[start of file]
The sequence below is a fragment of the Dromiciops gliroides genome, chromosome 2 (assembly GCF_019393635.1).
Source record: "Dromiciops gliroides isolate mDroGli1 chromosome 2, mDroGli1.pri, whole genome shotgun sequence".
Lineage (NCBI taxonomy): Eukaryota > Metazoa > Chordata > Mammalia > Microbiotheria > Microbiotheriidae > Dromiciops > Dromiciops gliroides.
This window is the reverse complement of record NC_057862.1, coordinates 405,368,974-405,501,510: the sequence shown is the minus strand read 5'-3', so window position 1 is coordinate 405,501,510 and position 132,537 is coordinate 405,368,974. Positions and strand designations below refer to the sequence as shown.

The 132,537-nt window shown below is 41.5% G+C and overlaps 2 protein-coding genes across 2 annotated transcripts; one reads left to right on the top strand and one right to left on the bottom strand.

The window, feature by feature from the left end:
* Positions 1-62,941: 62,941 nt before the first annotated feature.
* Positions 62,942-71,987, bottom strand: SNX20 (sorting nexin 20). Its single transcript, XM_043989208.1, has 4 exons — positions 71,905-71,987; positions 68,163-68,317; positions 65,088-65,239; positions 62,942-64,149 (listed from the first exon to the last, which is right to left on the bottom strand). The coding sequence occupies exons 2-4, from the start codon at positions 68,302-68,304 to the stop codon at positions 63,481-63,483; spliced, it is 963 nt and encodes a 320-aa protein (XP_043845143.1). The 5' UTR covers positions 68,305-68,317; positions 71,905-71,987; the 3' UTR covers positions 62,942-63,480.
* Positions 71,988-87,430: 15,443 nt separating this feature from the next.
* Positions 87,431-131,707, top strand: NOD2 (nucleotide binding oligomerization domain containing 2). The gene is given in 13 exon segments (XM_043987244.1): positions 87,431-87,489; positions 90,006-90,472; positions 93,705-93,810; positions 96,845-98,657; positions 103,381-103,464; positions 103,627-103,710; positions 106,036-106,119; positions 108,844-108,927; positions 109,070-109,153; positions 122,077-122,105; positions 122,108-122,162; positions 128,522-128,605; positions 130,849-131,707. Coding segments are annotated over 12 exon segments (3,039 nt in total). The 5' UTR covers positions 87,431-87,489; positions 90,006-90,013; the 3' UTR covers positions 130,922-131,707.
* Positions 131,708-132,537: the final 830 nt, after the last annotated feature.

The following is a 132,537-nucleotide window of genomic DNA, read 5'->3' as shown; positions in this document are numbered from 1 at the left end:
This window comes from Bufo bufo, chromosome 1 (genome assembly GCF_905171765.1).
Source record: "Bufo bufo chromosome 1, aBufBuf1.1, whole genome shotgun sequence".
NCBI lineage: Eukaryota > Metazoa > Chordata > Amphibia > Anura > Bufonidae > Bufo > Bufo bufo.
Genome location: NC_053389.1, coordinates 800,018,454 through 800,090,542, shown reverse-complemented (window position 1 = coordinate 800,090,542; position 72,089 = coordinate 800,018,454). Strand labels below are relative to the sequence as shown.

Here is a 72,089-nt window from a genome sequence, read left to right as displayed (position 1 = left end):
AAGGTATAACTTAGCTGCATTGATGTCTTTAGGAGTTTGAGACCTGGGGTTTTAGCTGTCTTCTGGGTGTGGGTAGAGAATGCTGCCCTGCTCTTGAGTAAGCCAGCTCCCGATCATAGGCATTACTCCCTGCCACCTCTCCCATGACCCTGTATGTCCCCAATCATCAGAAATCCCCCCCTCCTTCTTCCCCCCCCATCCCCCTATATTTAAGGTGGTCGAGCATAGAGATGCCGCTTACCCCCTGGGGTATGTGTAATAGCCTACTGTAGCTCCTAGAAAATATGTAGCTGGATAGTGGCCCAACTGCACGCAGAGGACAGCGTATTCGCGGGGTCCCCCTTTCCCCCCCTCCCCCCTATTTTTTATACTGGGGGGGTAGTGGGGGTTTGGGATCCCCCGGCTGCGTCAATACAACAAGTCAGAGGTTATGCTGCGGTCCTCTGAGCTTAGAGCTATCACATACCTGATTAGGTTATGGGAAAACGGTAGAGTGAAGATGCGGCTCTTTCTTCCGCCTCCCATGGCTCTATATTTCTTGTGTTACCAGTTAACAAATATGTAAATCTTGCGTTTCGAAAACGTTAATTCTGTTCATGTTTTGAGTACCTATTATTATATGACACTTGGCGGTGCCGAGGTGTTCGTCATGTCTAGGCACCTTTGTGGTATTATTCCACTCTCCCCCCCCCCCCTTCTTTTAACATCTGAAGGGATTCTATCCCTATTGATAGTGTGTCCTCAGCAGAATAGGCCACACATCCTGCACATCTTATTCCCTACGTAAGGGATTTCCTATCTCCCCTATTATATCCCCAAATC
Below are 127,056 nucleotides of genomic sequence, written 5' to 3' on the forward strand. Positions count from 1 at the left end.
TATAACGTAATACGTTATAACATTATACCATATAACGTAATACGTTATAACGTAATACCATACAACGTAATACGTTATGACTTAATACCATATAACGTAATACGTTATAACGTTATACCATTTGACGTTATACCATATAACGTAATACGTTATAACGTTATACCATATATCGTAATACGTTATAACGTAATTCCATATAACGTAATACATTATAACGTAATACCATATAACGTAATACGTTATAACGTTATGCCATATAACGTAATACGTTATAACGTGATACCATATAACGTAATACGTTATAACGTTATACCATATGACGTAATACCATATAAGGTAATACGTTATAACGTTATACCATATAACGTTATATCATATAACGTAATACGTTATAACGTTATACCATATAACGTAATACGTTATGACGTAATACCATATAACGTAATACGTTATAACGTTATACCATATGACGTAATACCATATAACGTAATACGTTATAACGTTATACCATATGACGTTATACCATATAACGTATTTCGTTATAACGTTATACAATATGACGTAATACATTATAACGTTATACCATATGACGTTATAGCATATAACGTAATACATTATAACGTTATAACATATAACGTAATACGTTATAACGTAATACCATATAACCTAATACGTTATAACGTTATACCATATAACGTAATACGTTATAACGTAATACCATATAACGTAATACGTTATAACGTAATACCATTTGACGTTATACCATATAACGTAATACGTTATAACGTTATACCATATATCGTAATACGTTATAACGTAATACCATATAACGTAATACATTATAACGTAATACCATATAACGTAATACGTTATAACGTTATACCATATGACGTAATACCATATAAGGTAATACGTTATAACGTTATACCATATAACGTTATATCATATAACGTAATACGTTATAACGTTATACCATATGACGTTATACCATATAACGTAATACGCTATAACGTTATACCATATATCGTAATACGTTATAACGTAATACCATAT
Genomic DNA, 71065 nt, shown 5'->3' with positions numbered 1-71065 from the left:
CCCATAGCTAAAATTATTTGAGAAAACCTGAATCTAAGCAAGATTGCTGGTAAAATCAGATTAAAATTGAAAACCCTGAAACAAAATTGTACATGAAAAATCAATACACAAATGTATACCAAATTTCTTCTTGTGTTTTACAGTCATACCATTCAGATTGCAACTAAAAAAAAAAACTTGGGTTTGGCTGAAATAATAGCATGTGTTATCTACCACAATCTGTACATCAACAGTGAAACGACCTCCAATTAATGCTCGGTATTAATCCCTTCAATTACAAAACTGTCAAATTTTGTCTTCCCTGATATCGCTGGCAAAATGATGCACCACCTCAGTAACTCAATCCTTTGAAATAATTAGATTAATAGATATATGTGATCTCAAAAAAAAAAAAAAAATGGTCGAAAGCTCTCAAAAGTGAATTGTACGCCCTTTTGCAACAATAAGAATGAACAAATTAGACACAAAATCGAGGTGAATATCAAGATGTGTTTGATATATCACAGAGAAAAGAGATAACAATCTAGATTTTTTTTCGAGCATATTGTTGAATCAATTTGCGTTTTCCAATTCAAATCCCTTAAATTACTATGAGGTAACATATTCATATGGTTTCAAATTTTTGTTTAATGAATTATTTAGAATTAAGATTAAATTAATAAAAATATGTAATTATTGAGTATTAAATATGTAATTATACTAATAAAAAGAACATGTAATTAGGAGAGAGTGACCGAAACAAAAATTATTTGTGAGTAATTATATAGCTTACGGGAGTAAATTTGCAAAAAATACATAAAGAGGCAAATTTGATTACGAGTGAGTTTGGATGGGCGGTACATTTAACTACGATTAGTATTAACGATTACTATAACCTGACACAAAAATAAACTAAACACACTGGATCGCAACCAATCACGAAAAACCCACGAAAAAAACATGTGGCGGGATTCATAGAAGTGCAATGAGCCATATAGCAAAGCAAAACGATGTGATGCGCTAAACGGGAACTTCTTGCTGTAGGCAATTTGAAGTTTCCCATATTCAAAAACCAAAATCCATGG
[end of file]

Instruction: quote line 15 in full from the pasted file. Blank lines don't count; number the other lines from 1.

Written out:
NCBI lineage: Eukaryota > Metazoa > Chordata > Amphibia > Anura > Bufonidae > Bufo > Bufo bufo.